After extensive diagnosis, the case was presented in the interdisciplinary tumor board. By taking into account the patient’s general condition, a decision on surgical treatment was made. Using midline laparotomy, the tumor region was exposed after Cattell maneuver (Fig. 3a). Hereby, the tumor mass was identified in the retroperitoneal space, being infrarenal part of the IVC (segment I), whereas the duodenum and head of the pancreas were separated from the tumor without problems. Then, en-bloc resection of the tumor was performed using two Satinsky vena clamps (Fig. 3b). Prosthetic replacement of the IVC was performed using a 20-mm diameter ring-enforced polytetrafluoroethylene (PTFE) vascular graft (Fig. 3c).

Fig. 3
figure 3

Intraoperative situs. a Presentation of the IVC after Cattell maneuver (blue vessel loops on the proximal side infrarenal and on the distal side prebifurcation, yellow vessel loop for isolation of the right ureter). b Situs after en-bloc tumor resection between Satinsky vena clamps. c IVC-reconstruction using a 20-mm PTFE vascular graft

Thrombotic material, the putative source of pulmonary artery embolism, was found adherent to the cranial margin of an intraluminal mass (Fig. 4). The IVC wall contained a 4.2 × 3.8 × 3.3 cm predominantly intraluminal mesenchymal tumor (Fig. 5). Layers of connective tissue and endothelium clearly separated the tumor cells from the bloodstream. Despite the history of NSCHL and DLBCL, no traces of Epstein-Barr Virus (EBV) could be detected in the lesion, ruling out an EBV-associated smooth muscle tumor (EBV SMT) [14,15,16,17,18]. The tumor was hence classified as a moderately differentiated LMS of the IVC. The postoperative course was uneventful and the patient was discharged at postoperative day 9.

Fig. 4
figure 4

Intraluminal part of the mass with thrombotic material (Tr) adherent to the cranial end of the lesion

Fig. 5
figure 5

Histopathological findings. All staining was carried out on formalin-fixed paraffin-embedded (FFPE) tissue. a Monoclonal antibodies to the Ki67 antigen (Anti-Ki67) were applied to flag cells in the G1, S, G2, and M phase of their cell cycle, but not in the resting phase G0. Despite the fact that intraobserver and interobserver reproducibility of the visual assessment of Ki67 expression in IHC are low [12], there was a consensus that the tumor showed considerable activity. b The tumor cells revealed a specific, strong, and diffuse cytoplasmatic reactivity for antibodies to smooth muscle actin (Anti-α-Actin) as seen in cases of LMS. c The cytoplasmatic reactivity of tumor cells with antibodies to desmin (Anti-Desmin) as shown here might be associated with improved survival as the expression of this antigen can help predict the outcome by segregating moderately differentiated LMS into two groups, those that behave like well-differentiated tumors by expressing desmin and those that behave like poorly differentiated tumors by not expressing it [13]. d Hematoxylin and Eosin (H&E) staining revealed tumor cells with pleomorphic nuclei and eosinophilic cytoplasmata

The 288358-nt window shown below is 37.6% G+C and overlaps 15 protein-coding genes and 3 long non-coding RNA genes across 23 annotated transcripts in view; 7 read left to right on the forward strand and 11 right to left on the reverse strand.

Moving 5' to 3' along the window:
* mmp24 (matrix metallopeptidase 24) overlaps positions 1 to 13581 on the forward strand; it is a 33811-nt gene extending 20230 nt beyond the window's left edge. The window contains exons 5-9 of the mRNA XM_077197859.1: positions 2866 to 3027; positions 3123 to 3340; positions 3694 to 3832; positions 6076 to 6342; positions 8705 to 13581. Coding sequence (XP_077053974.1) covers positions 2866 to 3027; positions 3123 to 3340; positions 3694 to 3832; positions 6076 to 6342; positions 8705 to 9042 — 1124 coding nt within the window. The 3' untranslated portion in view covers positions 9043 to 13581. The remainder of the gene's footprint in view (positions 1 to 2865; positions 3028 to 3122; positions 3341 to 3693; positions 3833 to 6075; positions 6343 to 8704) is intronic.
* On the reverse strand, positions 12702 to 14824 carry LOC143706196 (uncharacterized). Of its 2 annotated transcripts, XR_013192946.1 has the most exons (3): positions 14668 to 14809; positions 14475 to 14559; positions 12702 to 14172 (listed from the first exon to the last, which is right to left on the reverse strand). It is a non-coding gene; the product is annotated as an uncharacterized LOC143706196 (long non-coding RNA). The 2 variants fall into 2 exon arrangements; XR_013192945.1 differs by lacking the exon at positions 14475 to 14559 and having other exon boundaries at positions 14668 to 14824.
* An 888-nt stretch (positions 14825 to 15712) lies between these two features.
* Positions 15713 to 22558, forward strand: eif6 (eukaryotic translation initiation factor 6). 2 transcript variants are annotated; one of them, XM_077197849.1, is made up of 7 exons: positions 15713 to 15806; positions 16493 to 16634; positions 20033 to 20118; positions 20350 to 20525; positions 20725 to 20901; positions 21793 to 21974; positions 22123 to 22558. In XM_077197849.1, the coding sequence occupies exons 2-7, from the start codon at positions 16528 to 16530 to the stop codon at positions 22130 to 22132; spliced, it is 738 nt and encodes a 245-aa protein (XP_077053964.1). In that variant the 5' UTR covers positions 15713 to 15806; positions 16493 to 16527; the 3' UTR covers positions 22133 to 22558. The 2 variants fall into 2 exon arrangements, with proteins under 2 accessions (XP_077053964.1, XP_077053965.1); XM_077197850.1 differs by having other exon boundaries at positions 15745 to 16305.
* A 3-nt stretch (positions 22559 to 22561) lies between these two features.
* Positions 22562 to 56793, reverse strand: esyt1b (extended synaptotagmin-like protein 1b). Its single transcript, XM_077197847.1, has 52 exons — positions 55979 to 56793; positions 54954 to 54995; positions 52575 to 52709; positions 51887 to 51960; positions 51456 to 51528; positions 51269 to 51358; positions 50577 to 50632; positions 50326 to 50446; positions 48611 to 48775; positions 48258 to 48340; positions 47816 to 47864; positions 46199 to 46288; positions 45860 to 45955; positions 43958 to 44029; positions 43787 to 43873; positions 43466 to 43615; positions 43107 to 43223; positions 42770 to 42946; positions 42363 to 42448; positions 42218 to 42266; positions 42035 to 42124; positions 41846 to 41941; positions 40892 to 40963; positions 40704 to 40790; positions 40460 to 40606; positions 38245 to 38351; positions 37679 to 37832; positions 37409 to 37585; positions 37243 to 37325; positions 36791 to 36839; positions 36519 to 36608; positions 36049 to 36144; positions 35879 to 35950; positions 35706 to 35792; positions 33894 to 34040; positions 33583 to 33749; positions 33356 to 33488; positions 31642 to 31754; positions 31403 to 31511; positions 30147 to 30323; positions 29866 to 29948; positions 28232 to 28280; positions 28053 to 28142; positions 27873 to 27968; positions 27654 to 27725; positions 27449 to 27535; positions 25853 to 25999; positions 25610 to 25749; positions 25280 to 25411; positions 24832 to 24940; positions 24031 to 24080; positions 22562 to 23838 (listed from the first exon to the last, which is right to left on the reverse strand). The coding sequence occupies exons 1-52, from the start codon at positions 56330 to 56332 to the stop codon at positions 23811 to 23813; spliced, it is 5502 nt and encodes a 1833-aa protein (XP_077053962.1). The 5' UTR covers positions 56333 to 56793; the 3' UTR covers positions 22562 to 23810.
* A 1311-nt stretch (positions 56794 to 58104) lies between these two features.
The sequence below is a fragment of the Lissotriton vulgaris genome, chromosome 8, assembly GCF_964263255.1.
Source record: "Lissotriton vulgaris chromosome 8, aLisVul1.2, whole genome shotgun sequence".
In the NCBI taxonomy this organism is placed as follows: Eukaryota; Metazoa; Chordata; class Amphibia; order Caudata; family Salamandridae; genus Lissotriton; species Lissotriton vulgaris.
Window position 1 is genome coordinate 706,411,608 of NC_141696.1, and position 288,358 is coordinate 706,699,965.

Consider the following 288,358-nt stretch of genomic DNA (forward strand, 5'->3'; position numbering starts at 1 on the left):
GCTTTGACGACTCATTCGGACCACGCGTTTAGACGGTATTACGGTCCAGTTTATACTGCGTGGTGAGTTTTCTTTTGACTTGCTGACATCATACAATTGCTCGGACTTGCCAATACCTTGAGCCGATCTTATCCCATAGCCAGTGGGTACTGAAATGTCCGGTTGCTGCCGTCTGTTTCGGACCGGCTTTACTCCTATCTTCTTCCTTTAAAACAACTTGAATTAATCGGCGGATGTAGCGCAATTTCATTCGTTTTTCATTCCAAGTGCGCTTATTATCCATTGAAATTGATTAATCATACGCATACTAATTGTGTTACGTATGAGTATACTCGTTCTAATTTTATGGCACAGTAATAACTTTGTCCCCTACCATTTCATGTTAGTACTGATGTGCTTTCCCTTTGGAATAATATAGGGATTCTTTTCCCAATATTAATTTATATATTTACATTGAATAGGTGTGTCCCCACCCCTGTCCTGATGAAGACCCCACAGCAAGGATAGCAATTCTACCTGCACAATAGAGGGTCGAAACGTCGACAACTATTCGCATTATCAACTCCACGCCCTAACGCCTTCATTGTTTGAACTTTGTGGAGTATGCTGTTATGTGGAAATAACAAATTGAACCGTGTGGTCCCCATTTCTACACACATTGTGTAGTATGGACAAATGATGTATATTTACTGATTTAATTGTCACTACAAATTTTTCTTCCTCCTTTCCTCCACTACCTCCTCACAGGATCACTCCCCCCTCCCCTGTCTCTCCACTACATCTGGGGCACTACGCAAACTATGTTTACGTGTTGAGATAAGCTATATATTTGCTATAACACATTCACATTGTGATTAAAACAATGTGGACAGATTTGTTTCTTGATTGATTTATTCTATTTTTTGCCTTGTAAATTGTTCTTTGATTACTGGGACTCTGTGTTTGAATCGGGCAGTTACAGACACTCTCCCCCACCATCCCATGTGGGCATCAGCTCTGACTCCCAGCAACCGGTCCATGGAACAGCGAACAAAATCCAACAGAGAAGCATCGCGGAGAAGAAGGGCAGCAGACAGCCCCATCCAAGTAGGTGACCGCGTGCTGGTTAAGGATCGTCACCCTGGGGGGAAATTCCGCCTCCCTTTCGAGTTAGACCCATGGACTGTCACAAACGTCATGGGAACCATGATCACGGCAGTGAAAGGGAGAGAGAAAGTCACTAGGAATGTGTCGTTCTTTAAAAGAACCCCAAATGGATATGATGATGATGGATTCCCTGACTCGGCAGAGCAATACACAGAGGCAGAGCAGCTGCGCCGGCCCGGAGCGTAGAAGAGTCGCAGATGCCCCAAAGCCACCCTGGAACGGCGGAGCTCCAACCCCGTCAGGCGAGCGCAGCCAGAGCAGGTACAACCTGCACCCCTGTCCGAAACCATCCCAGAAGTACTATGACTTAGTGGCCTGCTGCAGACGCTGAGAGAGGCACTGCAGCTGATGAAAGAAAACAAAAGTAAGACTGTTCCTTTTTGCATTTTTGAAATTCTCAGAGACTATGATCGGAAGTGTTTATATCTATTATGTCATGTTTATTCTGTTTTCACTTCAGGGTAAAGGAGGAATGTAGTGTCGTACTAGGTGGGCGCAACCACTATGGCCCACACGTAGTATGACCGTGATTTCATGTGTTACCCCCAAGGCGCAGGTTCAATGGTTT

A follow-up CT scan 8 months after surgery, however, revealed evidence of multiple, bilobar, intense glucose hypermetabolic liver metastases but no relapse at the primary tumor site. For this reason, the patient underwent chemotherapy with gemcitabine/docetaxel (two cycles) and hereafter with gemcitabine as monotherapy in terms of an individual treatment approach. No pulmonary filiae have been found so far, supporting the notion that tumor cells might not have contributed to the clinical course of the aforementioned bilateral pulmonary arterial embolism. Thereby, the patient is alive 20 months after surgery, with a stable disease of the liver metastases without any other distant metastases and local tumor recurrence.


LMS of the IVC is a rare malignant tumor. Due to the slow growth and mutable anatomic appearance, this malignancy clinically presents with ambiguous signs or is just asymptomatic [19]. Not surprisingly, approximately 10% of all cases are diagnosed incidentally [4]. In the same line of evidence and therefore highly remarkable, the first clinical sign of the tumor disease in our patient was dyspnea due to recurrent episodes of embolism, and certain diagnostic tools were required to identify the causative source of embolism.

Once diagnosed, these neoplasms were mostly regarded as inoperable tumors. Since the first surgical tumor resection by Melchior in 1928, however, and due to several improvements in surgery, anesthesiology and intensive care medicine, complete tumor resection with tumor-free margin is considered the primary and only curative treatment approach nowadays [6, 20].